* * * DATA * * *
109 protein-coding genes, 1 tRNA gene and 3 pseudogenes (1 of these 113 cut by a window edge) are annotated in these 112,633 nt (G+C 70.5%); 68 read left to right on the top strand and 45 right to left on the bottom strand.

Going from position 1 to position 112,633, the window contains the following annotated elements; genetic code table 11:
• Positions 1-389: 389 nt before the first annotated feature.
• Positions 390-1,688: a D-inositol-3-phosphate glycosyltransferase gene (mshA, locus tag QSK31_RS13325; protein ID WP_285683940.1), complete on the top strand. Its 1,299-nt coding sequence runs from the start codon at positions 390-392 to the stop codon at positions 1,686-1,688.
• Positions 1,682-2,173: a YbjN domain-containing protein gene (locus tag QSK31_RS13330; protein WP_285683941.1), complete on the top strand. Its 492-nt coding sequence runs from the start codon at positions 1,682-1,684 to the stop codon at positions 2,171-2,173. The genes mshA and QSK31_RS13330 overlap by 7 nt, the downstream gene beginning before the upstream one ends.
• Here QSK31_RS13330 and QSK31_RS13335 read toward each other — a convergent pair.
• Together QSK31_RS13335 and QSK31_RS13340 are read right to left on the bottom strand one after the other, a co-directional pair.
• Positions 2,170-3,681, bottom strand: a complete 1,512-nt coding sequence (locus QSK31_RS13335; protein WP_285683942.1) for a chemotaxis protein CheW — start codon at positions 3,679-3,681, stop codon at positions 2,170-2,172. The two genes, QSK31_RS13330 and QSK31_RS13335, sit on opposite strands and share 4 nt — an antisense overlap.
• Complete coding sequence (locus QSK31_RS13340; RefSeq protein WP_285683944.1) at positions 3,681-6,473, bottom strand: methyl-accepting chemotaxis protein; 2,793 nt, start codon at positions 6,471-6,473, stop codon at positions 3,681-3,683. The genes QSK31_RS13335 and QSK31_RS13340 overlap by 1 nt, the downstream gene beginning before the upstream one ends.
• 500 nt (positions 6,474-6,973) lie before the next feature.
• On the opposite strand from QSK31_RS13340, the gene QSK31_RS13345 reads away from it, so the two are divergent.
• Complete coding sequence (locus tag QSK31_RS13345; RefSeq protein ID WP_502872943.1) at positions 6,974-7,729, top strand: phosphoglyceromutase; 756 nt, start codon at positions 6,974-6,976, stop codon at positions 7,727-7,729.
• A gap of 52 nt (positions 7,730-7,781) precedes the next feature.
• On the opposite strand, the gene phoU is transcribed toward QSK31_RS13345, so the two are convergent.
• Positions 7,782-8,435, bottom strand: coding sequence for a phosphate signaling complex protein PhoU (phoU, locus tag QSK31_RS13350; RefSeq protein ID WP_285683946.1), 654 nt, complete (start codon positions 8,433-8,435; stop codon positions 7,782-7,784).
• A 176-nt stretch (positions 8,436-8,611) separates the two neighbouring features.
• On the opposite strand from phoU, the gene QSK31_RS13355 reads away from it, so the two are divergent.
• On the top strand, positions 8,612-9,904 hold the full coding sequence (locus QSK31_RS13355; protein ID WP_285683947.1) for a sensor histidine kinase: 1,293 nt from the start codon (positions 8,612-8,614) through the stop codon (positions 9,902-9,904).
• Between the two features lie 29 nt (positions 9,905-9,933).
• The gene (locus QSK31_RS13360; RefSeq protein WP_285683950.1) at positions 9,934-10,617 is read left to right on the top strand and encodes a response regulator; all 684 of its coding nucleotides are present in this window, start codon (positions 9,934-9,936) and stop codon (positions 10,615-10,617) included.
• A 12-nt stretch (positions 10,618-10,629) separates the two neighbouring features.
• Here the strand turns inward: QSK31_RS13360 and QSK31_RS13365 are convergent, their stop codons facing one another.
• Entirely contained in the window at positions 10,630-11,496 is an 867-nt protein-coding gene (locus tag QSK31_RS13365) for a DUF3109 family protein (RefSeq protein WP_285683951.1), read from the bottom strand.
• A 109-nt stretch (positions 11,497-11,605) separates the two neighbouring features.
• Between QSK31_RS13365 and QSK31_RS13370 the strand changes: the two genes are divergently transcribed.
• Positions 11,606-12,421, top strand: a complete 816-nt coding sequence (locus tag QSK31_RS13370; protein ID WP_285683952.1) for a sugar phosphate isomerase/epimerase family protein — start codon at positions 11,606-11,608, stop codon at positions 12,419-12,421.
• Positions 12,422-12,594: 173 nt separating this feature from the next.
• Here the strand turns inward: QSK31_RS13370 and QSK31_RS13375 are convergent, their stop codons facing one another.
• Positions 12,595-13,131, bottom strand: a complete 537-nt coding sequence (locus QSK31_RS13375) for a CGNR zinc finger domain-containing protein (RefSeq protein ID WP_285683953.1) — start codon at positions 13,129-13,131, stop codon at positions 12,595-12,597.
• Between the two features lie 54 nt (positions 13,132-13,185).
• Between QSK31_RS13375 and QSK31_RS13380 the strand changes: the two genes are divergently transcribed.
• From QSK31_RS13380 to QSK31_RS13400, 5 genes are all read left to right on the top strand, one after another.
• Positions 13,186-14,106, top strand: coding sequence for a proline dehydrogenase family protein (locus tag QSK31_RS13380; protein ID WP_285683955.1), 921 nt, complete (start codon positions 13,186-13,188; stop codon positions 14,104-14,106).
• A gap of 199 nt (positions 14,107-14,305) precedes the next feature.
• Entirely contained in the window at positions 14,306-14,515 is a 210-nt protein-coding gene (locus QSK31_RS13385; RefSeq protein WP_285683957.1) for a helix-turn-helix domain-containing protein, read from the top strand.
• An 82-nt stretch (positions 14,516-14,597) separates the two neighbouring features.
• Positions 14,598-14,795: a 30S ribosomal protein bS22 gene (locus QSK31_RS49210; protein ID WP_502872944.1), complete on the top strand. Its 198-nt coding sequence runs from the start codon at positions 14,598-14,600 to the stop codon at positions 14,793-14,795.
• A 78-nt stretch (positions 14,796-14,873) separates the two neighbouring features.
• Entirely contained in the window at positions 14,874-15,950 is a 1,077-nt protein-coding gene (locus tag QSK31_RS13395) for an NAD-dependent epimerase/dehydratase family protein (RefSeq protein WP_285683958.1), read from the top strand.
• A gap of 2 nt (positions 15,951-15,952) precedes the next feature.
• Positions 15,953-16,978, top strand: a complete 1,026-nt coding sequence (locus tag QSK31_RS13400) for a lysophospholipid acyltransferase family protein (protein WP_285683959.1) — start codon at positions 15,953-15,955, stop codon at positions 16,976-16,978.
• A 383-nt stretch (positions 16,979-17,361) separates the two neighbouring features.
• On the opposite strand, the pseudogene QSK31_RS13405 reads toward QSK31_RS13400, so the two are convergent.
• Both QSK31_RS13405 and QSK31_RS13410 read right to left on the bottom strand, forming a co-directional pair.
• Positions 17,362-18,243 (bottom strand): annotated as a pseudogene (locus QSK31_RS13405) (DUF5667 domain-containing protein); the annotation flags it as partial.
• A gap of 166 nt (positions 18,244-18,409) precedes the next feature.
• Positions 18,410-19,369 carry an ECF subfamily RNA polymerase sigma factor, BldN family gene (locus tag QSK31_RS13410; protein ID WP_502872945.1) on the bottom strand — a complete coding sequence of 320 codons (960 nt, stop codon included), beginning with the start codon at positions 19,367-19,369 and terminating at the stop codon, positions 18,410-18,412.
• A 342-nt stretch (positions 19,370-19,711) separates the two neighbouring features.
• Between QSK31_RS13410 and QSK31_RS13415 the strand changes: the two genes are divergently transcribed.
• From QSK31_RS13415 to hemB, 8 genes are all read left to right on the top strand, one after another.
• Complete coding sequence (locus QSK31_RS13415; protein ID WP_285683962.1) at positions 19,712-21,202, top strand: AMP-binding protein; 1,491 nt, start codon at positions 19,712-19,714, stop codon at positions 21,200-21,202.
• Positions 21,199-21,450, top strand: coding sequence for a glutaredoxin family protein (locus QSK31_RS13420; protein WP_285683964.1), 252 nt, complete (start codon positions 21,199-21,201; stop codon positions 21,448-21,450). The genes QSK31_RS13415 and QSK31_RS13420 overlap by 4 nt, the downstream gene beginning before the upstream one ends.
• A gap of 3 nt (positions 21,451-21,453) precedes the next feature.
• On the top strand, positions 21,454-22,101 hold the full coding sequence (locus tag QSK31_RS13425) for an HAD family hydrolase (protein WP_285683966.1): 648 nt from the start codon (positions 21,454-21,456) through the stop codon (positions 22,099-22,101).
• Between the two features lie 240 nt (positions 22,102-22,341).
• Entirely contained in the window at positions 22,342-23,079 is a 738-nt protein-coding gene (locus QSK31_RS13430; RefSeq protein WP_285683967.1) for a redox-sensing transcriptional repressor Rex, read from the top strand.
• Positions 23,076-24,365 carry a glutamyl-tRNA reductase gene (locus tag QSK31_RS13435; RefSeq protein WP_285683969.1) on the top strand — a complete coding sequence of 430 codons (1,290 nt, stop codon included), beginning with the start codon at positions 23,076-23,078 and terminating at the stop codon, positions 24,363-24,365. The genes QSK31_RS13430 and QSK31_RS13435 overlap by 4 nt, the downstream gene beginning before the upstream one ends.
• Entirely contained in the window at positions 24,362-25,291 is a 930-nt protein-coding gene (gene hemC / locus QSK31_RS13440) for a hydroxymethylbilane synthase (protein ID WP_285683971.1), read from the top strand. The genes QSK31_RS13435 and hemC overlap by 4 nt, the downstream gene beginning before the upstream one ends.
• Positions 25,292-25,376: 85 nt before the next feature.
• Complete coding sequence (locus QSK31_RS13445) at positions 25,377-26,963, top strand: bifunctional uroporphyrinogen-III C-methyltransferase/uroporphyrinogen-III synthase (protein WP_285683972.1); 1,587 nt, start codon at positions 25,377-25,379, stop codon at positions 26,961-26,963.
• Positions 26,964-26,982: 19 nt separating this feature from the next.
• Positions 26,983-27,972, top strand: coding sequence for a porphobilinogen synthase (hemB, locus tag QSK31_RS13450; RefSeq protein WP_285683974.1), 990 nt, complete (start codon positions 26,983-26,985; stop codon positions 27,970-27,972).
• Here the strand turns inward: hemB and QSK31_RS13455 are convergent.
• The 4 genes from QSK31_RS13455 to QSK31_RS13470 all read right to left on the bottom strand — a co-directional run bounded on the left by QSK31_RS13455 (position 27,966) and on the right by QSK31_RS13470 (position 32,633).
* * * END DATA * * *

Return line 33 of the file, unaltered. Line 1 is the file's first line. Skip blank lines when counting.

• Positions 13,186-14,106, top strand: coding sequence for a proline dehydrogenase family protein (locus tag QSK31_RS13380; protein ID WP_285683955.1), 921 nt, complete (start codon positions 13,186-13,188; stop codon positions 14,104-14,106).